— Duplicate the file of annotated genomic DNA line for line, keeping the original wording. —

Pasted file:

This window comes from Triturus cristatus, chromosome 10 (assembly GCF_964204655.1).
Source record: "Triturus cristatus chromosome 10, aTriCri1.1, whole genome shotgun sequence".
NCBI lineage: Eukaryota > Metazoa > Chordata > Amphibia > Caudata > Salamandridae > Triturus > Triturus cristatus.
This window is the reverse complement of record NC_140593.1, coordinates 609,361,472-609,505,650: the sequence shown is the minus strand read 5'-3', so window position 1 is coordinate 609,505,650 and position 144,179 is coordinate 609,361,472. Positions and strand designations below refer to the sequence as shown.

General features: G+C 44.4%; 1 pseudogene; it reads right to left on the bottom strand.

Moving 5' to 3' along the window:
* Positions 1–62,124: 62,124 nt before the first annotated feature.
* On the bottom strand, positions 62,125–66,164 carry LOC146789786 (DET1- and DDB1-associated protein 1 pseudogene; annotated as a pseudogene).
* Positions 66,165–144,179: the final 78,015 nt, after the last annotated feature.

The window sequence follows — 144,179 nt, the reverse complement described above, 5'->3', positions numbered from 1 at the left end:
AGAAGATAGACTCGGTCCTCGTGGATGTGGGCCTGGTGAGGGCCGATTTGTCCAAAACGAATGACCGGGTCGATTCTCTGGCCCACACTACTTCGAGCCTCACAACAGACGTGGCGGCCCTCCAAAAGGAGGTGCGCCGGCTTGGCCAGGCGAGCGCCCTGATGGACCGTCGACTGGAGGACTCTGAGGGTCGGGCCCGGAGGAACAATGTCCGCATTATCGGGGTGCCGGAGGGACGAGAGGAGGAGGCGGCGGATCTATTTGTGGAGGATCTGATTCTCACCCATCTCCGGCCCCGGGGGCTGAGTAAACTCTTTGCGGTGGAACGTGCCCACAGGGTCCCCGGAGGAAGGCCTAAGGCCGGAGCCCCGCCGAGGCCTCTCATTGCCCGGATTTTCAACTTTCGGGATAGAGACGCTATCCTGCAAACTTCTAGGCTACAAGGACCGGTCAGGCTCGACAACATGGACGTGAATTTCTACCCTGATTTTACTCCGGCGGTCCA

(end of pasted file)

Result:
This window comes from Triturus cristatus, chromosome 10 (assembly GCF_964204655.1).
Source record: "Triturus cristatus chromosome 10, aTriCri1.1, whole genome shotgun sequence".
NCBI lineage: Eukaryota > Metazoa > Chordata > Amphibia > Caudata > Salamandridae > Triturus > Triturus cristatus.
This window is the reverse complement of record NC_140593.1, coordinates 609,361,472-609,505,650: the sequence shown is the minus strand read 5'-3', so window position 1 is coordinate 609,505,650 and position 144,179 is coordinate 609,361,472. Positions and strand designations below refer to the sequence as shown.

General features: G+C 44.4%; 1 pseudogene; it reads right to left on the bottom strand.

Moving 5' to 3' along the window:
* Positions 1–62,124: 62,124 nt before the first annotated feature.
* On the bottom strand, positions 62,125–66,164 carry LOC146789786 (DET1- and DDB1-associated protein 1 pseudogene; annotated as a pseudogene).
* Positions 66,165–144,179: the final 78,015 nt, after the last annotated feature.

The window sequence follows — 144,179 nt, the reverse complement described above, 5'->3', positions numbered from 1 at the left end:
AGAAGATAGACTCGGTCCTCGTGGATGTGGGCCTGGTGAGGGCCGATTTGTCCAAAACGAATGACCGGGTCGATTCTCTGGCCCACACTACTTCGAGCCTCACAACAGACGTGGCGGCCCTCCAAAAGGAGGTGCGCCGGCTTGGCCAGGCGAGCGCCCTGATGGACCGTCGACTGGAGGACTCTGAGGGTCGGGCCCGGAGGAACAATGTCCGCATTATCGGGGTGCCGGAGGGACGAGAGGAGGAGGCGGCGGATCTATTTGTGGAGGATCTGATTCTCACCCATCTCCGGCCCCGGGGGCTGAGTAAACTCTTTGCGGTGGAACGTGCCCACAGGGTCCCCGGAGGAAGGCCTAAGGCCGGAGCCCCGCCGAGGCCTCTCATTGCCCGGATTTTCAACTTTCGGGATAGAGACGCTATCCTGCAAACTTCTAGGCTACAAGGACCGGTCAGGCTCGACAACATGGACGTGAATTTCTACCCTGATTTTACTCCGGCGGTCCA